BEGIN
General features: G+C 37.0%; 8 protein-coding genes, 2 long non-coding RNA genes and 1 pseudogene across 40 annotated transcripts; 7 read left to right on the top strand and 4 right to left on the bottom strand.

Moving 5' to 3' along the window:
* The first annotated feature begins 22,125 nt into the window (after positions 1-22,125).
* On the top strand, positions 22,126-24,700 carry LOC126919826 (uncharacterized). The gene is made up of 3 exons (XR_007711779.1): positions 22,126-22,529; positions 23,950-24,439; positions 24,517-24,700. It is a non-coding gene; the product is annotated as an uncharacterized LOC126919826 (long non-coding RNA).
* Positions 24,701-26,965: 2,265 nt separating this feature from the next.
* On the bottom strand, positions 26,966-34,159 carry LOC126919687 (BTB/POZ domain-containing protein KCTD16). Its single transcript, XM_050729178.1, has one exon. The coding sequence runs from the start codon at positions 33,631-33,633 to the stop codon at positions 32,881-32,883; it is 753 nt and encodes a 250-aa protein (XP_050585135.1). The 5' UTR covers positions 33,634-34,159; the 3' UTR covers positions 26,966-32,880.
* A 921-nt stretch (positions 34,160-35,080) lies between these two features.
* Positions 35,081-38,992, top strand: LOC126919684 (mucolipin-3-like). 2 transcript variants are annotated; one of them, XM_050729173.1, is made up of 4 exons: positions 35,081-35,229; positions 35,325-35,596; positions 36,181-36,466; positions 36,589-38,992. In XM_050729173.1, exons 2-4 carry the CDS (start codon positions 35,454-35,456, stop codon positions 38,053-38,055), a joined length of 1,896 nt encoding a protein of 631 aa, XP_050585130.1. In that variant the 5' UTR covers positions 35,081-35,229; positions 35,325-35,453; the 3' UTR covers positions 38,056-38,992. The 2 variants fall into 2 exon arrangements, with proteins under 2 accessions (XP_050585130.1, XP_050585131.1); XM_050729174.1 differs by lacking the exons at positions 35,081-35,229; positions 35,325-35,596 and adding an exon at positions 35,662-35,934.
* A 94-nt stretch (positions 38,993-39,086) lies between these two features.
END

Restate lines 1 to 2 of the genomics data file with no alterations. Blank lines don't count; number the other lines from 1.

General features: G+C 37.0%; 8 protein-coding genes, 2 long non-coding RNA genes and 1 pseudogene across 40 annotated transcripts; 7 read left to right on the top strand and 4 right to left on the bottom strand.

Moving 5' to 3' along the window: